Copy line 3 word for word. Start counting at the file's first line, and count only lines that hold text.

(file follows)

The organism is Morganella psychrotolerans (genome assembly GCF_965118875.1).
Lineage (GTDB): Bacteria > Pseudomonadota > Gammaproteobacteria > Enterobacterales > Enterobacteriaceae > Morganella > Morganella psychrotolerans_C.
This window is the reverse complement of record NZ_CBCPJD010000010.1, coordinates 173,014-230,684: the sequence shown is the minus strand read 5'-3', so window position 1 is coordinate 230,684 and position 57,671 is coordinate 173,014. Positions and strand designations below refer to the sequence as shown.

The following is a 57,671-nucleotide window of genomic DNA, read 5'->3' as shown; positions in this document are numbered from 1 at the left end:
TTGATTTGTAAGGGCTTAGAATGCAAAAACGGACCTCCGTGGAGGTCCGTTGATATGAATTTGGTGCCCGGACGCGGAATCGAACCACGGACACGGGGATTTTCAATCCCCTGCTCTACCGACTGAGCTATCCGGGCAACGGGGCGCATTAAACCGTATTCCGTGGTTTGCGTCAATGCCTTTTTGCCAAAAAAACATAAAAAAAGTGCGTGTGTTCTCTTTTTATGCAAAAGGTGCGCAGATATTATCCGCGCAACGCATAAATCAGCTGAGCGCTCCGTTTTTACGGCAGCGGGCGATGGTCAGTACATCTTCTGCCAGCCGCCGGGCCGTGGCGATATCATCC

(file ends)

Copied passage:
This window is the reverse complement of record NZ_CBCPJD010000010.1, coordinates 173,014-230,684: the sequence shown is the minus strand read 5'-3', so window position 1 is coordinate 230,684 and position 57,671 is coordinate 173,014. Positions and strand designations below refer to the sequence as shown.